History buffs and car lovers should head to the annual Parade of the Trabants at the International Spy Museum!
What exactly is a Trabant, anyway? Simply put, it is a type of East German car made during the height of the Cold War, at a time when the world still had two Berlins separated by a wall. The car's claim to fame is that the outer body was made of Duroplast, a plastic-like substance containing cotton fibers from rags and resin. After World War II, metal was hard to come by, so the German automakers made do with what they could. It was produced until 1991, and approximately 33,000 are still around today.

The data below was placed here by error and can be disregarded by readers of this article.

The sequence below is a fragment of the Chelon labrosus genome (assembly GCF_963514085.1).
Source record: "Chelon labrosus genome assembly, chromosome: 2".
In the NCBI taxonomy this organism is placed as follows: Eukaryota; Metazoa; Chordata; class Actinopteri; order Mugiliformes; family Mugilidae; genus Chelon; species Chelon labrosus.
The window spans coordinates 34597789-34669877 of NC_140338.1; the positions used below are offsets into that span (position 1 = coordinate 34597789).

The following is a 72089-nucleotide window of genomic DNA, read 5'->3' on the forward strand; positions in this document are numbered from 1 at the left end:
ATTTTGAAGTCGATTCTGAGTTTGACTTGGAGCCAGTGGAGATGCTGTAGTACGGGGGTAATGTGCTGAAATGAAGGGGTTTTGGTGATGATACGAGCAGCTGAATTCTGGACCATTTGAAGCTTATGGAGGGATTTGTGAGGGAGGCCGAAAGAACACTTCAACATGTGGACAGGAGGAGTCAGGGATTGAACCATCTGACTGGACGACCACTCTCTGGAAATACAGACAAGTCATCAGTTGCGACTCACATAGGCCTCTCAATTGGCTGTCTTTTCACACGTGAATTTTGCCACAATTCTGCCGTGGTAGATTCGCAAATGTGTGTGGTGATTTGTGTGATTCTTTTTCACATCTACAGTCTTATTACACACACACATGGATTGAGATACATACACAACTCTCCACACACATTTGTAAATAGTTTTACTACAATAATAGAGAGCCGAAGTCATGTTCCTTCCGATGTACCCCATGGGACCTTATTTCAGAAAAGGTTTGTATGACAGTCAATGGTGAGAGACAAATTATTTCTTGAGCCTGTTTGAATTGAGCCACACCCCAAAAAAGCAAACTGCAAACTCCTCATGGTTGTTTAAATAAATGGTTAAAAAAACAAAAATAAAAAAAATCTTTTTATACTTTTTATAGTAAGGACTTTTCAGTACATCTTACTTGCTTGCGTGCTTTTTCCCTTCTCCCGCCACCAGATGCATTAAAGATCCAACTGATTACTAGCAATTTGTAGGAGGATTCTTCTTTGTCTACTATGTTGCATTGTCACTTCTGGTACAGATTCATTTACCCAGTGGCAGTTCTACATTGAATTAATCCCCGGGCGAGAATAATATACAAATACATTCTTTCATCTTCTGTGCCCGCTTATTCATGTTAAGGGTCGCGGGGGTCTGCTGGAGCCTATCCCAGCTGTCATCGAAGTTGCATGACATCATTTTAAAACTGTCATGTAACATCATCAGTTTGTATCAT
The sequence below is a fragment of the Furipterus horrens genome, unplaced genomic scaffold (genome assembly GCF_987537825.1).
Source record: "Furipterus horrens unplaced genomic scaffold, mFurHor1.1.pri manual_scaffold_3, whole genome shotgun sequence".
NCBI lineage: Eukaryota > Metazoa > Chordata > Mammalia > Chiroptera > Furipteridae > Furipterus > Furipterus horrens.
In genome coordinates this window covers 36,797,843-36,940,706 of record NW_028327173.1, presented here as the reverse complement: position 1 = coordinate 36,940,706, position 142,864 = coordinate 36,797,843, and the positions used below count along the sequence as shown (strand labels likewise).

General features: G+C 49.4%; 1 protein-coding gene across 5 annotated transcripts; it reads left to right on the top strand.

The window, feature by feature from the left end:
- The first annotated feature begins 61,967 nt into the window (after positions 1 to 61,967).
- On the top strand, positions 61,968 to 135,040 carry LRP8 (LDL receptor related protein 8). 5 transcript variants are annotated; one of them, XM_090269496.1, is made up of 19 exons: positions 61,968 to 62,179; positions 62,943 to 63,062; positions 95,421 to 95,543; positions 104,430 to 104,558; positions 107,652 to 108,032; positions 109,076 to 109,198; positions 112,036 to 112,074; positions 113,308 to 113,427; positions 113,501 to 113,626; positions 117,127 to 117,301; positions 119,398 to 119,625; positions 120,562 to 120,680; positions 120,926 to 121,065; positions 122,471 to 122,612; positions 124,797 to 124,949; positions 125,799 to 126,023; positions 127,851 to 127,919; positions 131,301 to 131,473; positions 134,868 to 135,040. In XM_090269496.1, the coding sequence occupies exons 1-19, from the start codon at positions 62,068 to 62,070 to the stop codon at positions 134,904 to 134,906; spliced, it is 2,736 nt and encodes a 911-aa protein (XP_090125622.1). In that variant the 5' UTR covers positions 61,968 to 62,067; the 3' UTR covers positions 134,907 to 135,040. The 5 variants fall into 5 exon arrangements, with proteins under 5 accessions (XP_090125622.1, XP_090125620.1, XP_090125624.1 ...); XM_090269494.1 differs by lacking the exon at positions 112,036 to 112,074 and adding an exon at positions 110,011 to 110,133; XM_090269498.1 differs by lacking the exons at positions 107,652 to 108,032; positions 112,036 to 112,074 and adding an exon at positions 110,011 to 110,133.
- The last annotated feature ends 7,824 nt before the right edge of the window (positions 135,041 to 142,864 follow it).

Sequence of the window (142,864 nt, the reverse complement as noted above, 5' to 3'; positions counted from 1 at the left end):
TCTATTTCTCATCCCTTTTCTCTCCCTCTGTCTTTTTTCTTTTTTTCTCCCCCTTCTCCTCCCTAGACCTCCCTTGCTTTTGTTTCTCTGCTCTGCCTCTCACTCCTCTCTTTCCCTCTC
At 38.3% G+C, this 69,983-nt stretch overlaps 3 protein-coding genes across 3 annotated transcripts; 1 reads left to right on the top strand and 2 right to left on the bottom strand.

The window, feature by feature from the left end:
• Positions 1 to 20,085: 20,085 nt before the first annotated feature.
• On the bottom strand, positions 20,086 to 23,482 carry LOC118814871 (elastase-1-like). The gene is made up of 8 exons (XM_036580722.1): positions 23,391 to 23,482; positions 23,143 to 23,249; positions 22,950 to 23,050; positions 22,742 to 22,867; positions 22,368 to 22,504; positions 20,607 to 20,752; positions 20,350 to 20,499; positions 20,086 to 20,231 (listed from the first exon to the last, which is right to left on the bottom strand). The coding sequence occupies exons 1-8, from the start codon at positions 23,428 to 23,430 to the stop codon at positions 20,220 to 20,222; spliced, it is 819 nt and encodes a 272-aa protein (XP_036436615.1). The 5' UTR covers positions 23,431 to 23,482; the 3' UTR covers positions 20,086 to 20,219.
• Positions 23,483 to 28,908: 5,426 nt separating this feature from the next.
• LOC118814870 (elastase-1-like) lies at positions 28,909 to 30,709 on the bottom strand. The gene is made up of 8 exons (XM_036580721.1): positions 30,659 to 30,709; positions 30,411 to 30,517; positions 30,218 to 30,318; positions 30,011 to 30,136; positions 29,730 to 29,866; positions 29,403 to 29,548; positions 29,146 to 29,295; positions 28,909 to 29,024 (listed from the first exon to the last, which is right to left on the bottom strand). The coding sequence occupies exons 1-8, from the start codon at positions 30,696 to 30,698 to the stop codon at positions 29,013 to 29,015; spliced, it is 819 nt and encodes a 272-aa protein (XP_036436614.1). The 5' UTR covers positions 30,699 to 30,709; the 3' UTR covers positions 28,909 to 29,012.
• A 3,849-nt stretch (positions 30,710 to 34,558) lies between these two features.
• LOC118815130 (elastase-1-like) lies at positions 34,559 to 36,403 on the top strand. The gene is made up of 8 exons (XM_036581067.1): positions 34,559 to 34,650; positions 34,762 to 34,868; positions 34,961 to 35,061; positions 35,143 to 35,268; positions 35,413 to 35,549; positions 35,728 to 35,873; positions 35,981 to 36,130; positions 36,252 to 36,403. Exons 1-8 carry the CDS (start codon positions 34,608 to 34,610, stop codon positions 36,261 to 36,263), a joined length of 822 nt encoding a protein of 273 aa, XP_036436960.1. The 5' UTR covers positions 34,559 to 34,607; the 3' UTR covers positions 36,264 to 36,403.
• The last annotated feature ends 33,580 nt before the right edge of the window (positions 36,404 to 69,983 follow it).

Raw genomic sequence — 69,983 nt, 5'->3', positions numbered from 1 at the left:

In 1989, after the fall of the Berlin Wall, Trabants were able to cross over the border to become one of the unique symbols of East Berlin. Every year, the International Spy Museum devotes a day to the Parade of Trabants, and museum visitors can get a peek into history at this quirky car show.
Courtesy of Trabant-Forum.com
WHEN: Saturday, November 9, 2019 | 10 a.m.–4 p.m.
WHERE: The International Spy Museum | 700 L'Enfant Plaza, SW | Washington, D.C. | *The cars will be on display outside.
METRO: L'Enfant Plaza is the closest Metro stop.
In addition to viewing the cars, spectators can enjoy live music from the German band, Alte Kamaraden. Make a day of it and get your tickets to tour the museum afterward!
For more information, including photos and videos of previous events, head to the official event page on the museum website.
Have you been to the Parade of Trabants before? What was your favorite part of this cool event? Let us know in the comments!